• A2 – Lisbon to the Algarve costs €22.70
  • A25 – The main road that connects the central region of Portugal to Spain and the rest of Europe. The cost of going from Viseu to the Spanish border crossing at Vilar Formoso costs €3.70.
  • A22 – This extends west to east along the Algarve, going further into Spain. It was not originally meant to be a toll road so it does not have toll booths, instead relying on an electronic toll system. A drive from Lagos to Faro will cost you €2.70.

Does every car pay the same for the toll roads?

The short answer here is no! In Portugal, there are four classes of vehicles, with Class 1 being the least expensive and Class 4 being the priciest. Generally, motorcycles and small cars are considered Class 1.

If you have a van, truck, or RV with two axles and a height of 1.10 meters or higher at the front axle, you will be considered Class 2.

Class 3 is for vehicles with 3 axles and a height of 1.10 meters or higher at the front axle (generally large RVs with a trailer or trucks with three axles).

Finally, Class 4 is reserved for large semi trucks with four axles and a height of 1.10 meters or higher at the front axle.

Some Class 2 vehicles, when using a Via Verde device, may pay the same as Class 1. However, some drivers have reported that Via Verde will sometimes charge double for foreign registered cars compared to Portuguese cars. Therefore, do not be surprised if your French-registered SUV, which you believe is a Class 1, gets charged as a Class 2! Please plan ahead in your budget for this to possibly be the case.

To give you an idea of the costs, to cross the Ponte 25 de Abril bridge, Class 1 currently costs €2.10, Class 2 costs €4.60, Class 3 costs €6.20, and Class 4 costs €8.05.

Different prices for different classes of cars, Photo by Becky Gillespie

Can I avoid paying for toll roads in Portugal?

If all of the above sounds too complicated, you can actually avoid almost every toll road and not pay a dime. The catch? Taking an alternative road may take a lot longer, and the road itself will not be so well maintained. The upside? You will have more time to enjoy Portugal’s beautiful scenery and go off the beaten path to discover incredible new places. This is when you might just make some of your most treasured Portuguese memories.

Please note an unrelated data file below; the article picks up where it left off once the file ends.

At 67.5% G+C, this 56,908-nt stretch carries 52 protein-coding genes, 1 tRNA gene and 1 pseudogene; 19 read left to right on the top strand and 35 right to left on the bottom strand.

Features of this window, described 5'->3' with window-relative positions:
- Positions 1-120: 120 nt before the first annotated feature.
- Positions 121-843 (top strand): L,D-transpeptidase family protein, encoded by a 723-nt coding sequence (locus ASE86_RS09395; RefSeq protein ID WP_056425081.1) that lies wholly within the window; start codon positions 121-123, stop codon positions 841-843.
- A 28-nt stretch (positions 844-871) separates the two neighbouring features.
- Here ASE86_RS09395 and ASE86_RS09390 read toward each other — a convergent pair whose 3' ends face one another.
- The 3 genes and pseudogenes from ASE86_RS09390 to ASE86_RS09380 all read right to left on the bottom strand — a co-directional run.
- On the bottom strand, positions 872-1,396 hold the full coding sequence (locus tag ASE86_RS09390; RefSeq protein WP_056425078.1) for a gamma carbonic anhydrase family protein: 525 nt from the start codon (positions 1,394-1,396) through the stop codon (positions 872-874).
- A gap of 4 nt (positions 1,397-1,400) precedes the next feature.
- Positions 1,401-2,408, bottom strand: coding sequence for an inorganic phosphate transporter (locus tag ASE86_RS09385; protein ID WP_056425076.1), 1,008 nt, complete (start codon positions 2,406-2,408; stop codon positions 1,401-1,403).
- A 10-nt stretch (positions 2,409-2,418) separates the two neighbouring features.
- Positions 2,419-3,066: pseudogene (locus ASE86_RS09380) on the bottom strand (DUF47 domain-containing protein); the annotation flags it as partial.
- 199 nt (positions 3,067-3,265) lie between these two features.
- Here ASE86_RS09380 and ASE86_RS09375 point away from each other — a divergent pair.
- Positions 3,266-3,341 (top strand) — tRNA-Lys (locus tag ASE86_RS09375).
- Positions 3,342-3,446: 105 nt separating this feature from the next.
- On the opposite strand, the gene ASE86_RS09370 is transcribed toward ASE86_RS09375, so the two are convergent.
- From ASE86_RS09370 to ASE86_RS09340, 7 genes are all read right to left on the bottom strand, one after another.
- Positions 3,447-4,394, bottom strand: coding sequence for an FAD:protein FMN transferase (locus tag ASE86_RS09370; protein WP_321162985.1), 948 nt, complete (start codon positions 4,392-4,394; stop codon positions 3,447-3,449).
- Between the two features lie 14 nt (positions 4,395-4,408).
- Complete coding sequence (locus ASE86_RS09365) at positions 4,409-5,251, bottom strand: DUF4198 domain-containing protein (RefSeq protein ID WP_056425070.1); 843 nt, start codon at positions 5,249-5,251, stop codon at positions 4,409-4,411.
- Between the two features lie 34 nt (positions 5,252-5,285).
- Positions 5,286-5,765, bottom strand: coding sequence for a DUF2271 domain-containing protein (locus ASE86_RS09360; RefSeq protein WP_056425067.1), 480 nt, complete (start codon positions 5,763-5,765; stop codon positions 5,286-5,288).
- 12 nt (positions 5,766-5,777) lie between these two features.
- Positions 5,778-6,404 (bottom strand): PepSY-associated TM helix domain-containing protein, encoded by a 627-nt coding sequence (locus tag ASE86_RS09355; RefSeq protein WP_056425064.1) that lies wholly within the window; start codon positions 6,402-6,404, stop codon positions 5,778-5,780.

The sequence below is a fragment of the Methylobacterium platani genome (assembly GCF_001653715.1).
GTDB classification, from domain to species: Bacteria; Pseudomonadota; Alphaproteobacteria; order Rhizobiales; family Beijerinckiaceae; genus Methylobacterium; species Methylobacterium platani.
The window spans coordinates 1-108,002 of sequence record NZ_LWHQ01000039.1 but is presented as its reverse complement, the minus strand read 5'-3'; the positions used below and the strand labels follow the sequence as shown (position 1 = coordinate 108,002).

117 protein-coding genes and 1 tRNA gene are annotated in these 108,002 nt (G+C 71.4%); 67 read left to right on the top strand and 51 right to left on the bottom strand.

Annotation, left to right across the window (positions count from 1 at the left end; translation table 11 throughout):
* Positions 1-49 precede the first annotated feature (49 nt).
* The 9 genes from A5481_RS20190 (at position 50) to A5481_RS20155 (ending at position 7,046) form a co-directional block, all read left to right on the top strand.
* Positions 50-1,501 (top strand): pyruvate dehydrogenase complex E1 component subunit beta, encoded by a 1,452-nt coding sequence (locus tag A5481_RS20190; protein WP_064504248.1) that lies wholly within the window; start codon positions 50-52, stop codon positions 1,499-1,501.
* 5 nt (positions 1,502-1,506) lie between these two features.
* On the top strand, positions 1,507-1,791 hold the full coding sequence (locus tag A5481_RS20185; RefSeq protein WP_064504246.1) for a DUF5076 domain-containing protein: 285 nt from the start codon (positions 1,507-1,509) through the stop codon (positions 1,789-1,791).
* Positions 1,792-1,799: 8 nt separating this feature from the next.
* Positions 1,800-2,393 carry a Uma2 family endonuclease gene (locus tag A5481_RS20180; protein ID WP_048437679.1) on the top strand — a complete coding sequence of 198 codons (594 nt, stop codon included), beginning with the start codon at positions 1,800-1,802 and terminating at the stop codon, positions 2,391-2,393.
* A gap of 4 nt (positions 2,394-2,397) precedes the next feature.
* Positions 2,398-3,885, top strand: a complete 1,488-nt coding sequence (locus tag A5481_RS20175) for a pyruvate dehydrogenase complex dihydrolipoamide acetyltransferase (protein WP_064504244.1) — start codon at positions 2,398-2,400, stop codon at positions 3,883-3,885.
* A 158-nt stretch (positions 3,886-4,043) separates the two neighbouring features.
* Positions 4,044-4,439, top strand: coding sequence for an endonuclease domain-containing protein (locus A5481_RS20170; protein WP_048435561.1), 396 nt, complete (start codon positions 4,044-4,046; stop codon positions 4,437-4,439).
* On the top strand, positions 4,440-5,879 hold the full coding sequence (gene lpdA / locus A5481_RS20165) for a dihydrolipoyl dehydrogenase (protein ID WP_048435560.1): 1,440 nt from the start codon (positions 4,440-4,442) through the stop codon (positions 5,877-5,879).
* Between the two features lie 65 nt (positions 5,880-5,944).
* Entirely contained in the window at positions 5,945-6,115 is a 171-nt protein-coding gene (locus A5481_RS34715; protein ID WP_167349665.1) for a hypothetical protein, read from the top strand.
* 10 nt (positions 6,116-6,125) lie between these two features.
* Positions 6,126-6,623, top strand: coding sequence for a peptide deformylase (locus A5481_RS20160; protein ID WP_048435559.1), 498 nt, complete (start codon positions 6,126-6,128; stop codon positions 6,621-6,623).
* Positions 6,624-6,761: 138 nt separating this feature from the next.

How do I pay for toll roads in Portugal?

We’re going to keep it real here. This can definitely be the trickiest part of the toll road experience in Portugal. When you enter the first section of a toll road, you will usually pull up your car and simply take a ticket from a machine which you will need when you exit the toll road.

Do not lose this ticket! Put it immediately into your wallet or purse, as putting it on your dash or between the driver and passenger seat runs the risk of having it fly out of the car when you least expect it.

Driving on the bridges in Lisbon works the same way. You don’t need to pay when you leave Lisbon, but you to take the bridge back into the city will require a toll with several different lanes for different payment methods.

The first step is getting into the right lane so you can prepare to pay in the right way for your situation. Roads that haven’t gone electronic yet still have booths where you can pay with a debit or credit card. However, we should warn you – there are still the rare booths out you that may not accept non-Portuguese bank cards, so make sure that you have some change ready as a backup plan.

Lots of option to pay at a toll booth in Portugal, Photo by Becky Gillespie

If you have the Via Verde electronic responder, you can go through the lane labeled with the Via Verde sign, which looks like this:

Via Verde logo

 

 

 

 

 

 

You will not need to stop if you go through a Via Verde lane. If you see a toll booth stop that everyone is driving through without taking tickets, this does not mean that you may not be charged, it just means that you have been charged automatically through the electronic scanning of your license plate or sensors set up to record each vehicle’s entry and exit.

Paying the tolls that get charged automatically will be handled in different ways depending on where your car is registered.